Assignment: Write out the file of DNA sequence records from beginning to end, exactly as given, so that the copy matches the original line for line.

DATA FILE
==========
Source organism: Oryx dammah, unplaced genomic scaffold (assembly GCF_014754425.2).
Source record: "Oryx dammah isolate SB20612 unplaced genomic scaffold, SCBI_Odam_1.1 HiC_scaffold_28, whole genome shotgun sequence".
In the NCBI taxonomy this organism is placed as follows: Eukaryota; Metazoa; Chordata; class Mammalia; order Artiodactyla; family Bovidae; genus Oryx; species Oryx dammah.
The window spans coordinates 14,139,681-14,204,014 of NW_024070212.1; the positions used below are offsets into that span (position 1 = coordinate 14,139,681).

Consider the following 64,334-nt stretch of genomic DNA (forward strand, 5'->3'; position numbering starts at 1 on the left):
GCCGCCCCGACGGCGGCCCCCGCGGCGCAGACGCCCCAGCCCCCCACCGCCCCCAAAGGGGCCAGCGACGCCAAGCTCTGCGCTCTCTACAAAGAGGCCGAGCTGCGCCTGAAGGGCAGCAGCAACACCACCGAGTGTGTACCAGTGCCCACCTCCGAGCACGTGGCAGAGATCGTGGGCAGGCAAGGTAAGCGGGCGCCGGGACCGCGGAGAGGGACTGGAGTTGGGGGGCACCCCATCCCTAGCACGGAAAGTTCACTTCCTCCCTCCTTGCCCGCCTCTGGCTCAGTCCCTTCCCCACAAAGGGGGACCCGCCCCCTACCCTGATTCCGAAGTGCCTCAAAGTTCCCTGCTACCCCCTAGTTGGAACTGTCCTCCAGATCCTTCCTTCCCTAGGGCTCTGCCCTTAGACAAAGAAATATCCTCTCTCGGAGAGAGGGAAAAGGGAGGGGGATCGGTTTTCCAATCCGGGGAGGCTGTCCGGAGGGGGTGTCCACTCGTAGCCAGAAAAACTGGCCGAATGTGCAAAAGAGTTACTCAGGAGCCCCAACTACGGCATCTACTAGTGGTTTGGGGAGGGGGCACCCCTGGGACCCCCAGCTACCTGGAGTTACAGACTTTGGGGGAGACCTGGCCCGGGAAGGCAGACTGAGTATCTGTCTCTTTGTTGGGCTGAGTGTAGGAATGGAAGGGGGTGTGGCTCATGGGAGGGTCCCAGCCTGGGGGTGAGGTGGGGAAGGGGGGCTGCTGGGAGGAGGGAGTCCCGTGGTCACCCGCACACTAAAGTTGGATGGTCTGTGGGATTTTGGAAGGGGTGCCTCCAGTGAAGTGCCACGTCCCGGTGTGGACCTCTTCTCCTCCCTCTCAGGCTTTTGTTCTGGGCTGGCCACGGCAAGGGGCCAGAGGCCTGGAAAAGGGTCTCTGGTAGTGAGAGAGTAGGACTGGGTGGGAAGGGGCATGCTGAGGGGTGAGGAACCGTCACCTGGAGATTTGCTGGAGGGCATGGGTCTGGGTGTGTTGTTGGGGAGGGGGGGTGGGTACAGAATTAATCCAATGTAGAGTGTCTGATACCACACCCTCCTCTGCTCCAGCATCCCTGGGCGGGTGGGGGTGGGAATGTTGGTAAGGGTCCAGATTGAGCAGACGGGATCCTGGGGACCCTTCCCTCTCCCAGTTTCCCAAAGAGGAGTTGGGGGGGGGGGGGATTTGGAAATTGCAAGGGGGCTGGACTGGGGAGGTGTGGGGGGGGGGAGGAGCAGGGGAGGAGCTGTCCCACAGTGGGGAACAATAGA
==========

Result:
Source organism: Oryx dammah, unplaced genomic scaffold (assembly GCF_014754425.2).
Source record: "Oryx dammah isolate SB20612 unplaced genomic scaffold, SCBI_Odam_1.1 HiC_scaffold_28, whole genome shotgun sequence".
In the NCBI taxonomy this organism is placed as follows: Eukaryota; Metazoa; Chordata; class Mammalia; order Artiodactyla; family Bovidae; genus Oryx; species Oryx dammah.
The window spans coordinates 14,139,681-14,204,014 of NW_024070212.1; the positions used below are offsets into that span (position 1 = coordinate 14,139,681).

Consider the following 64,334-nt stretch of genomic DNA (forward strand, 5'->3'; position numbering starts at 1 on the left):
GCCGCCCCGACGGCGGCCCCCGCGGCGCAGACGCCCCAGCCCCCCACCGCCCCCAAAGGGGCCAGCGACGCCAAGCTCTGCGCTCTCTACAAAGAGGCCGAGCTGCGCCTGAAGGGCAGCAGCAACACCACCGAGTGTGTACCAGTGCCCACCTCCGAGCACGTGGCAGAGATCGTGGGCAGGCAAGGTAAGCGGGCGCCGGGACCGCGGAGAGGGACTGGAGTTGGGGGGCACCCCATCCCTAGCACGGAAAGTTCACTTCCTCCCTCCTTGCCCGCCTCTGGCTCAGTCCCTTCCCCACAAAGGGGGACCCGCCCCCTACCCTGATTCCGAAGTGCCTCAAAGTTCCCTGCTACCCCCTAGTTGGAACTGTCCTCCAGATCCTTCCTTCCCTAGGGCTCTGCCCTTAGACAAAGAAATATCCTCTCTCGGAGAGAGGGAAAAGGGAGGGGGATCGGTTTTCCAATCCGGGGAGGCTGTCCGGAGGGGGTGTCCACTCGTAGCCAGAAAAACTGGCCGAATGTGCAAAAGAGTTACTCAGGAGCCCCAACTACGGCATCTACTAGTGGTTTGGGGAGGGGGCACCCCTGGGACCCCCAGCTACCTGGAGTTACAGACTTTGGGGGAGACCTGGCCCGGGAAGGCAGACTGAGTATCTGTCTCTTTGTTGGGCTGAGTGTAGGAATGGAAGGGGGTGTGGCTCATGGGAGGGTCCCAGCCTGGGGGTGAGGTGGGGAAGGGGGGCTGCTGGGAGGAGGGAGTCCCGTGGTCACCCGCACACTAAAGTTGGATGGTCTGTGGGATTTTGGAAGGGGTGCCTCCAGTGAAGTGCCACGTCCCGGTGTGGACCTCTTCTCCTCCCTCTCAGGCTTTTGTTCTGGGCTGGCCACGGCAAGGGGCCAGAGGCCTGGAAAAGGGTCTCTGGTAGTGAGAGAGTAGGACTGGGTGGGAAGGGGCATGCTGAGGGGTGAGGAACCGTCACCTGGAGATTTGCTGGAGGGCATGGGTCTGGGTGTGTTGTTGGGGAGGGGGGGTGGGTACAGAATTAATCCAATGTAGAGTGTCTGATACCACACCCTCCTCTGCTCCAGCATCCCTGGGCGGGTGGGGGTGGGAATGTTGGTAAGGGTCCAGATTGAGCAGACGGGATCCTGGGGACCCTTCCCTCTCCCAGTTTCCCAAAGAGGAGTTGGGGGGGGGGGGGATTTGGAAATTGCAAGGGGGCTGGACTGGGGAGGTGTGGGGGGGGGGAGGAGCAGGGGAGGAGCTGTCCCACAGTGGGGAACAATAGA